China’s Alibaba posts fastest growth in four years on new businesses

Revenue at e-commerce company up 61 per cent but profit down after staff benefits

Chinese e-commerce giant Alibaba reported its fastest growth in four years, with revenues up but profit down on payout of employee benefits. Aly Song / Reuters
Powered by automated translation

Alibaba Group Holding reported its fastest pace of growth in more than four years by wringing more revenue from newer arenas such as cloud computing and entertainment, avoiding the disappointments that hit rival tech giants.

Billionaire Chairman Jack Ma’s free-spending ways helped the e-commerce heavyweight side-step a Chinese economic slowdown and best its rivals this earnings season. Arch-foe Tencent Holdings posted its biggest profit drop in a decade after it ran afoul of regulatory tangles, while internet stalwarts from Facebook to Twitter grappled with fundamental issues such as waning user growth.

Shares of Alibaba rose as much as 4.9 per cent then later fell to close 3.2 per cent lower in New York. While revenue growth was strong, profit declined with a surge in compensation expenses and the company announced more than $3 billion in new funding for its newly acquired food delivery arm. Broader trade concerns also loomed over the markets.

“It is clear that nobody wins in a trade war,” vice-chairman Joseph Tsai said on the earnings call with analysts. “Alibaba’s business is focused on capturing the Chinese domestic consumption opportunity and less reliant on Chinese exports.”

Revenue at China’s biggest e-commerce company climbed 61 per cent to 80.9 billion yuan ($11.8bn) in the three months ended June, matching the average estimate. Alibaba’s mounting spending, such as on acquisitions and expanding its Hema supermarket chain, is hurting margins though. Adjusted earnings per share of 8.04 yuan fell short of the 8.19 yuan estimate.

“A lot of growth is coming through acquisitions,” Kim Eng Securities analyst Mitchell Kim said. “With Alibaba investing in retail and having outside investors getting in, that could establish the valuation that investors need to account for.”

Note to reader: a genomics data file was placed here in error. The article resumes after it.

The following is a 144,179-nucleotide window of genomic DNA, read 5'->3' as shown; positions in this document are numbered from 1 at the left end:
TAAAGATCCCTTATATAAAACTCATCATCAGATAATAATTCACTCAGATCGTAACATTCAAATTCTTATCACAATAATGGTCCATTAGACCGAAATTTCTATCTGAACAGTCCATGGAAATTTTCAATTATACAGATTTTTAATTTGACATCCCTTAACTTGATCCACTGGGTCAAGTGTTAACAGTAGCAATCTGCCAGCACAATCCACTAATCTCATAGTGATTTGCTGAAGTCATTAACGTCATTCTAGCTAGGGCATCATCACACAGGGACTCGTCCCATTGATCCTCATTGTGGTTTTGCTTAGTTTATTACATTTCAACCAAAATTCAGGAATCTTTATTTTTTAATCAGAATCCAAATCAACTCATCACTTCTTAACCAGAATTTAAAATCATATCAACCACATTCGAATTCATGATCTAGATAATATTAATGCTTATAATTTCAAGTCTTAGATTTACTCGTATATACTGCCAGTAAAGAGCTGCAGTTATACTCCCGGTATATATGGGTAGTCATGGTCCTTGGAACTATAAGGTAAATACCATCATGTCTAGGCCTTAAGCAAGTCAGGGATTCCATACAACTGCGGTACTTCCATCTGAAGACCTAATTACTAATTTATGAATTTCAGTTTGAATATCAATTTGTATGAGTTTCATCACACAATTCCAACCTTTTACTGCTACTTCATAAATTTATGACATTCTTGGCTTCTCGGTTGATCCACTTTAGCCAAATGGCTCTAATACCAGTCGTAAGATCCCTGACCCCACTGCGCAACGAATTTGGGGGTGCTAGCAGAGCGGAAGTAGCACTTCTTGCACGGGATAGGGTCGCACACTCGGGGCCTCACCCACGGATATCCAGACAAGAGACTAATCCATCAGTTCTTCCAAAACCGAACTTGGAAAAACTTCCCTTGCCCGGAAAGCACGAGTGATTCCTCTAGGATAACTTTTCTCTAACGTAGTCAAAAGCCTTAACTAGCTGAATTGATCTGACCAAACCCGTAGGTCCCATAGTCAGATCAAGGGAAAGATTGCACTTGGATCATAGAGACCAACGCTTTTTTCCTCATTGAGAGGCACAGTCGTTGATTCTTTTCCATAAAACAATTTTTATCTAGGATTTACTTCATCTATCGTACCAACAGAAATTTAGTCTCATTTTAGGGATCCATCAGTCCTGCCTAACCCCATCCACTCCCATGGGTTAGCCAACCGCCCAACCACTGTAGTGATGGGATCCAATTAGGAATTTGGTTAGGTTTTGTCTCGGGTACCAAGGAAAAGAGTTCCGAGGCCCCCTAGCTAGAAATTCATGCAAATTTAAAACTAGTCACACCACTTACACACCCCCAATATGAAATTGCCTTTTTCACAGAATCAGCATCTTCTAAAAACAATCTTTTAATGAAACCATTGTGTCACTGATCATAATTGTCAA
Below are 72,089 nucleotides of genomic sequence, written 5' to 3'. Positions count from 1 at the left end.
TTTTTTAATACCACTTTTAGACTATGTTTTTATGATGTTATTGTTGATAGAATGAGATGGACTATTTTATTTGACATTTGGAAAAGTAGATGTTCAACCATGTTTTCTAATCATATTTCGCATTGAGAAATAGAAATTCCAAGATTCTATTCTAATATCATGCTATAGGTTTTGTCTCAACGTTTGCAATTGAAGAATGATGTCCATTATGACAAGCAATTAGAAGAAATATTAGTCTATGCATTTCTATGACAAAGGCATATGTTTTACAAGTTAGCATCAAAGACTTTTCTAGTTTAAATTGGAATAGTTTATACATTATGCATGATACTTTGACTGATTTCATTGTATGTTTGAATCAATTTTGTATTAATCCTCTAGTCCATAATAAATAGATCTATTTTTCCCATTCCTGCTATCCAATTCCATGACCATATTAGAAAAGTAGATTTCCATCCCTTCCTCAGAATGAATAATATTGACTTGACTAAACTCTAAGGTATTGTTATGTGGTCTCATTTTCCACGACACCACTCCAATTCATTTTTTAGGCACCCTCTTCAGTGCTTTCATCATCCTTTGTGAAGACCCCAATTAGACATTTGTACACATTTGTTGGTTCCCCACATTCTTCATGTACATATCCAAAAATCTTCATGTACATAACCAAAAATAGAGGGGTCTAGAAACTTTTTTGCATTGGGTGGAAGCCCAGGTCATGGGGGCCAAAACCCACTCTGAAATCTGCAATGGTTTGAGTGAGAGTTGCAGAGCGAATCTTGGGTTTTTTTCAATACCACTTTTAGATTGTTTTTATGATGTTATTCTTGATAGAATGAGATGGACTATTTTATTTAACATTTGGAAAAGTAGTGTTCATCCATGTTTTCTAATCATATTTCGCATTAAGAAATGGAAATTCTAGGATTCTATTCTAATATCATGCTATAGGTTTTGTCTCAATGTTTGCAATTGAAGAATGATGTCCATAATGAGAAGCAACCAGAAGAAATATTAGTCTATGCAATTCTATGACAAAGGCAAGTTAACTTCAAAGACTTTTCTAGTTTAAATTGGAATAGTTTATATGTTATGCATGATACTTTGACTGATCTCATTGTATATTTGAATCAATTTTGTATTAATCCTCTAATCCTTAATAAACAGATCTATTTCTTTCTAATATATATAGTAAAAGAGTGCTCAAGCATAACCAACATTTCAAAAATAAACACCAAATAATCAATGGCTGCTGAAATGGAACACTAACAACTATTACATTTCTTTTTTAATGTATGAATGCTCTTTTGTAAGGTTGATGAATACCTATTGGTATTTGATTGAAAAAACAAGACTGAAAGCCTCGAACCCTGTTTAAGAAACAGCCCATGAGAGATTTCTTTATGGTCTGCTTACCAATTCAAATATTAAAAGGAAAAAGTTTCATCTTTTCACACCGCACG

Net income slid 41 per cent to 8.7 billion yuan, though that’s after taking into account an increase in the valuation of affiliate Ant Financial, which boosted the expense of shares awarded to employees. That topped the 7.6 billion yuan projected.

“We remain confident on the company’s revenue growth given its diversified product offerings,” Mae Huang, an analyst at SWS Research Co said in a report. “Despite the short-term costs incurred by the company, we believe Alibaba is building a stronger ecosystem.”


Read more:


Alibaba has been busy expanding its Hema supermarket chain and now operates 35 of those stores – a mix of sit-down dining and groceries plus delivery hub. Much cash also is flowing into China’s $1.3 trillion food retail and services industry, where it’s trying to hold its own against delivery giant and super-app Meituan. Alibaba said on Thursday it is teaming up with SoftBank to put more than $3bn into Alibaba now intends to merge with Koubei, another unit focused on connecting restaurants to the internet.

Ma is also spearheading an expensive foray into the $4 trillion retail sector. Alibaba acquired a department store chain with 29 stores and 17 shopping malls last year and also bought a slice of China’s largest hypermarket chain. It has been shelling out on content for its Youku video-streaming service to stay abreast of Tencent and Baidu. And heavy investment in datacentres for its cloud computing arm helped almost double revenue in that division to 4.7 billion yuan.

However, those burgeoning businesses may be helping mask a slowdown in Alibaba’s bread-and-butter business, said Steven Zhu, an analyst with Pacific Epoch.

Customer management revenue – the lucrative fees it charges for helping merchants with marketing – grew just 26 per cent in the quarter, from 35 per cent in the previous three months. That reflects how rivals such as and Pinduoduo are siphoning off Alibaba’s merchants and may affect the bottom line in coming quarters, Zhu said.

“This is probably the slowest growth ever,” he said. “They are swapping high-quality revenue with low-quality revenue.”